Cutting polygons in half

This Riddler puzzle is about cutting polygons in half. Here is the problem:

The archvillain Laser Larry threatens to imminently zap Riddler Headquarters (which, seen from above, is shaped like a regular pentagon with no courtyard or other funny business). He plans to do it with a high-powered, vertical planar ray that will slice the building exactly in half by area, as seen from above. The building is quickly evacuated, but not before in-house mathematicians move the most sensitive riddling equipment out of the places in the building that have an extra high risk of getting zapped.

Where are those places, and how much riskier are they than the safest spots? (It’s fine to describe those places qualitatively.)

Extra credit: Get quantitative! Seen from above, how many high-risk points are there? If there are infinitely many, what is their total area?

Here is my solution:
[Show Solution]

And here is a bonus interactive graphic showing the solution

14 thoughts on “Cutting polygons in half”

  1. Assuming that the direction is random–or for any other reasonable measure of the random cuts–the relative risk diverges (becomes infinite) at midpoints of the segments that bisect the pentagon in half by area. To see this, note that as the cut direction continuously changes, the infinitesimal movement is rotation around the midpoint so as to preserve equal area, and hence the density diverges there. These points form a curved pentagonal star, which is shown in blue in the picture in your post.
    As we move from the center to an edge of the pentagon, the risk profile changes as follows: High initially, rises to infinity (like inverse square root) as we approach the star, falls abruptly and then rises to infinity as we approach the star again, then falls abruptly (to a fraction of the value at the center (except at the corners)) and continues to fall further as we move away from the center.

    1. It hadn’t occurred to me that the star could also be obtained by simply drawing the locus of midpoints of XY. Nice observation! I might edit my post to reflect this fact.

      I don’t follow your argument that “relative risk diverges” at the midpoints of the segments that bisect the pentagon in half by area. How are you measuring risk?

      In my solution, I’m admittedly using a simple notion of risk, which I explain is just the number of valid cuts passing through a given point. The advantage of this measure is that it is unambiguous and doesn’t depend on the random distribution of cuts. Of course, there are other ways of measuring risk.

      1. The most natural model is that risk density at a point p is lim(ε→0, Risk(ε,p)) where Risk(ε,p) is the probability that point p is within distance ε/2 of the laser beam. Equivalent formulations include:
        * Risk per width ε of the laser beam as ε→0.
        * Assuming that the laser sweeps 360°, the risk density is sum(1/v_i)/(2π) where each time the beam touches the point p, v_i is the speed at which the beam moves through p. (Hence, zero speed leads to infinite risk density.)
        * Using measure theory: The risk to a region is integral (over the probability distribution of the rays) of the length of the part of the ray that is in the region.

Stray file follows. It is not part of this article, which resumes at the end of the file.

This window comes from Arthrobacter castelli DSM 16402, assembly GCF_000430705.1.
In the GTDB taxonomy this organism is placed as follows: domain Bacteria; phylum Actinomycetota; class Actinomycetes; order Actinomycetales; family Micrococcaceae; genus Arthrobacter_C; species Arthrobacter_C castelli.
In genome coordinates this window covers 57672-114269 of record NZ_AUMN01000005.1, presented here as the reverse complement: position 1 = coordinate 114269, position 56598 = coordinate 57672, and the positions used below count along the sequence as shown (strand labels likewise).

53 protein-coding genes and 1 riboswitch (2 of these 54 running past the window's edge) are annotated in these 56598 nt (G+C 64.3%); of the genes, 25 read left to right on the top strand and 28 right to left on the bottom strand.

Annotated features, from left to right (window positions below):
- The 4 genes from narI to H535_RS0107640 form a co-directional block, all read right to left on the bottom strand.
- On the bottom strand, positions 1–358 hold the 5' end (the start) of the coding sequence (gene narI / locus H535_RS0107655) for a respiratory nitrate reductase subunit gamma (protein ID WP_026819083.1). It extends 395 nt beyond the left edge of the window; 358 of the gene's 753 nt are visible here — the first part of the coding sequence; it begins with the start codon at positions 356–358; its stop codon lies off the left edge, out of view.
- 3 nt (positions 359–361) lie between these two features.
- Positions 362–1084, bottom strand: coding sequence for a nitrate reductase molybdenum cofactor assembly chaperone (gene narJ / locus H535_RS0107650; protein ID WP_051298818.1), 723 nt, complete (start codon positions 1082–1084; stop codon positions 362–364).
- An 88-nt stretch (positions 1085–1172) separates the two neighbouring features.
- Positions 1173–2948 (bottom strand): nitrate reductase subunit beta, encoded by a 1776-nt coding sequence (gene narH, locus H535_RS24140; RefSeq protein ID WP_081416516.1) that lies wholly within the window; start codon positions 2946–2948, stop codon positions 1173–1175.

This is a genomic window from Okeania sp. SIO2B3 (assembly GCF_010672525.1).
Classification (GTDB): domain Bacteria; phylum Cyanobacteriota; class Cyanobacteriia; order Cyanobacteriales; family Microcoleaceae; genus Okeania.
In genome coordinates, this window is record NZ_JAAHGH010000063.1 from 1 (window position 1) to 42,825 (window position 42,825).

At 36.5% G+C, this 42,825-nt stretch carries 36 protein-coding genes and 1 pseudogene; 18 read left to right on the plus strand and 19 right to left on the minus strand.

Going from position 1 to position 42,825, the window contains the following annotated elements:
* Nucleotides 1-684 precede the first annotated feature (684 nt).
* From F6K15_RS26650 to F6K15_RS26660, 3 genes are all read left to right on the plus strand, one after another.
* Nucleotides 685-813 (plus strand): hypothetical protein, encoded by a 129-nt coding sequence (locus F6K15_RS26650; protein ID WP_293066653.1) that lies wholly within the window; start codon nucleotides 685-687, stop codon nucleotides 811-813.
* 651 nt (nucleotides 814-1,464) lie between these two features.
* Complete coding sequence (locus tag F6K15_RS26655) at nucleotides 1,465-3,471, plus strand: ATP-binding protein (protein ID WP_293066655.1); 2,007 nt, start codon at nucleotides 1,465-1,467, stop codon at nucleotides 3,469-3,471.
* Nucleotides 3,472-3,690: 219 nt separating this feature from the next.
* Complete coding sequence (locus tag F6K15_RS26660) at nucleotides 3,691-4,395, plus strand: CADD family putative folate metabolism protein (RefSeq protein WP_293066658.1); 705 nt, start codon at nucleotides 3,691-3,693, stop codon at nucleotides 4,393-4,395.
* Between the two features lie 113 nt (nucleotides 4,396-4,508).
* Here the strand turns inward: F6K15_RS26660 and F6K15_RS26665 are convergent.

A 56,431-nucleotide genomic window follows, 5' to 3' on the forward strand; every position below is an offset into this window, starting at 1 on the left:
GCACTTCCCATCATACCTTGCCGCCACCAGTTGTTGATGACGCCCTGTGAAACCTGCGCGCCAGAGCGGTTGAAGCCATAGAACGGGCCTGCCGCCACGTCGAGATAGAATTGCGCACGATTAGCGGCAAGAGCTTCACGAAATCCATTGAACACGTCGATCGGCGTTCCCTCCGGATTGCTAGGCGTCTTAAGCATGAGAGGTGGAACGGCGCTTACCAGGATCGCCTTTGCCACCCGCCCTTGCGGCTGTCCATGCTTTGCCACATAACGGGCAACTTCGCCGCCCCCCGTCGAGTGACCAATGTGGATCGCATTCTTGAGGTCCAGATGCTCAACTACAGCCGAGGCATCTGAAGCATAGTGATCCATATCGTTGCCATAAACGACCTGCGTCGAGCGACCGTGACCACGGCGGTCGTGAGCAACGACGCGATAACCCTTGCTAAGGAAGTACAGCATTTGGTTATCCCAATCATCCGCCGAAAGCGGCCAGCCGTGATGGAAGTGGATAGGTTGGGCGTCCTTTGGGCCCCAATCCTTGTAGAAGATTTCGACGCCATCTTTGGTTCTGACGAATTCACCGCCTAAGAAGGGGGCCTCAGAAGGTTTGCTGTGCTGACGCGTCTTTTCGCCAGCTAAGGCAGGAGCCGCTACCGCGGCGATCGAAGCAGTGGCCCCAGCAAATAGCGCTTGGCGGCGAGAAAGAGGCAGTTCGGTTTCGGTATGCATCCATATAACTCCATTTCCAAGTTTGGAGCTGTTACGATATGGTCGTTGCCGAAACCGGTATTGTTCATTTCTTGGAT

For the probability distribution of the rays, I assume that each direction is equally likely (rotational symmetry), though for divergence at the pentagonal star it is sufficient that every angle has a nonzero probability density.

  2. Very nice! I chose to calculate the star’s area instead of the inner polygon, but it looks like we agree in the case of the triangle, as we should: the ratio is .01986?

  3. Hi Laurent – very cool stuff. I think if e.g. you express one of the hyperbolas in polar coordinates from the origin (0,0) as r^2 = a^2*b^2 / (b^2*cos^2(theta)-a^2*sin^2(theta)) with theta measured from the y-axis you can integrate the area under the hyperbola and get 1/2n of the total area of the polygon in a compact form. The answer will look something like 2*n *[a*b/2 * tanh-1[a/b * Xp/Yp] – Xp*Yc/2] , where (Xp, Yp) is the closest vertex of the polygon to the y-axis in the first quadrant and Yc is the Y coordinate of the center of the hyperbola and the polygon (not the origin). The first term is the total area under the hyperbola swept from the origin and the second term nets out the un-needed triangle in the swept area using Heron’s formula. Using this result and expressing result as area ratio of the large polygon I get {n,area ratios} of {3, 1.986e-2};{5, 3.339e-4};{7, 3.741e-5};{9, 7.763e-6};[11, 2.256e-6};{13, 8.133e-7};{15, 3.410e-7}. These look pretty close to your values! Thanks for the great blog!

    1. I ran my code again and I got precisely the same numerical answers as yours, so it looks like we both probably did it right! Polar coordinates do seem like a more natural choice. Maybe I’ll take another look at my derivation and try to clean it up… thanks!

  4. I think the numbered diagram (above “Calculating the area”) is not quite correct. The centroid (only) should be labeled 5; the other points in the inner pentagon are 3, except for the points on the line segments from the centroid to the outer pentagon’s vertices, which are 4; similarly the regions labeled “3” should be 2, except for along the line segment from the centroid to outer pentagon’s vertices, where the label is indeed 3.

    1. I don’t think that’s true. If you imagine the centroid and draw the five bisectors, and then place a new point close to the centroid (still inside the inner pentagon), then each of the five bisectors can be perturbed slightly in order to intersect the new point.

    1. There are infinitely many lines that divide the polygon in half. This is why the question is somewhat ambiguous and can be interpreted in many ways.

Leave a Reply

Your email address will not be published. Required fields are marked *